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The Rift
by Walter John Williams

Published by

Nathan Blumenfeld's Rating:   3.5 out of 4

An earthquake, measuring 8.9 on the Richter scale, occurs along the New Madrid fault and destroys America's heartland. Chaos ensues as no one is prepared for this incident - after all, everyone knows that earthquakes only happen in California and Japan. As the Mississippi and surrounding waters flood and cities are destroyed, this novel follows the lives of several individuals, among them the President, trying to deal with the crisis, a technician working to prevent a nuclear meltdown at his power station, and a black man and a white boy, thrown together by circumstance, who find themselves drifting down the bloated river in an eerie perversion of a similar voyage by one Huckleberry Finn.


    The Rift was an excellent and huge novel. Often compared in reviews to Stephen King's The Stand and Robert McCammon's Swan Song, there is one vital difference between those post-apocalyptic thrillers and this: The Rift is terrifyingly real. Not only has Williams done an outstanding amount of research on the nature of earthquakes and the geology of the United States, but he also shows a keen eye for the politics and people of the region about which he is writing. And perhaps even more terrifying than the vivid and striking descriptions of the quakes is the fact that there is precedent - an earthquake did indeed strike the New Madrid fault in 1811, and could very well do so again.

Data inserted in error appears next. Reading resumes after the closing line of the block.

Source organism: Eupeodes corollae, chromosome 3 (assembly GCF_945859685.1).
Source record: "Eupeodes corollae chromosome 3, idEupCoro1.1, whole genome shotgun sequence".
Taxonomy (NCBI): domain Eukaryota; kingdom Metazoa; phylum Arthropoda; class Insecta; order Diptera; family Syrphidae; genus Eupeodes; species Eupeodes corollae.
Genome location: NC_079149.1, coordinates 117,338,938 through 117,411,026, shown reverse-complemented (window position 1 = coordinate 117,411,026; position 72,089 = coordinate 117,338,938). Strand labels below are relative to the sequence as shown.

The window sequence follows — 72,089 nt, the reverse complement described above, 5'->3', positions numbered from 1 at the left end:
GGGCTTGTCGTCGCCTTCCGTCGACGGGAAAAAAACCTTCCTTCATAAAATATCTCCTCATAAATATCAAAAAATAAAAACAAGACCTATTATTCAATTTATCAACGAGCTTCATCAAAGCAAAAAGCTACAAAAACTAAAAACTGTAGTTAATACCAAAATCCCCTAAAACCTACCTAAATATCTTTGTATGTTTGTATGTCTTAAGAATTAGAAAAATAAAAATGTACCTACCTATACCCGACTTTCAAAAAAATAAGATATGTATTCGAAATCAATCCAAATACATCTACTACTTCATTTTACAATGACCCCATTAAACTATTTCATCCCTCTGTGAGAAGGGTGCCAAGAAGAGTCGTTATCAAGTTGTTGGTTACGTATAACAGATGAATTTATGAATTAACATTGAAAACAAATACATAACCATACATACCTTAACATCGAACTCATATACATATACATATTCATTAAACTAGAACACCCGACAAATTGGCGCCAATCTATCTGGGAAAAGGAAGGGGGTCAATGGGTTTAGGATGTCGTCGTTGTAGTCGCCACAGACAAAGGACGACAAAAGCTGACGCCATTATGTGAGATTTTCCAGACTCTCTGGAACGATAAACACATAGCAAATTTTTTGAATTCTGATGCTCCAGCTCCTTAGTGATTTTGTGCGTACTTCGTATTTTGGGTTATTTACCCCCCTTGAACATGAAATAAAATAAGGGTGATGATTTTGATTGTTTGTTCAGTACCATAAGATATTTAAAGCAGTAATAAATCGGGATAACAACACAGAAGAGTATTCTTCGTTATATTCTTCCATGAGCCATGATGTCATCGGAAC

Aside from the technical excellence of this tale, the author gives us a large cast of believable and interesting characters: religious fanatics convinced that the quakes signify the Apocalypse, Klansmen who use the opportunity to exact some racial revenge, families torn apart and new friends made, people who keep their cool under pressure, and people who lose it. And, keeping things realistic, the author doesn't hesitate to kill off characters, so the reader can never be quite sure of the outcome.

Amongst all the relief efforts, rebuilding efforts, the chaos and everything, the author also confronts issues and situations that may not be immediately thought of by everyone: "The President stared, a new realization rolling through his mind. He had completely forgot that all this was going to have to be paid for." Overall, The Rift is one of the best novels I've read in a long time: realistic, thought-provoking, at times terrifying and at other times heartrending, the author has managed to produce a large, exciting book.


    As interesting as all the situations, all the characters, all the politics and geography are, the reason I gave this novel 3.5 stars rather than four is that it does stretch credibility, especially in that almost all of the main characters run across each other and interact with each other throughout the course of the book. Also, the ending is only quasi-happy, and I'm a sucker for a happy ending.


    People you've come to know and like dying horrible and vividly portrayed deaths, often stupid or reasonless ones. Gunshots, drownings, smashings, burnings...it's all there and it's all horrible.

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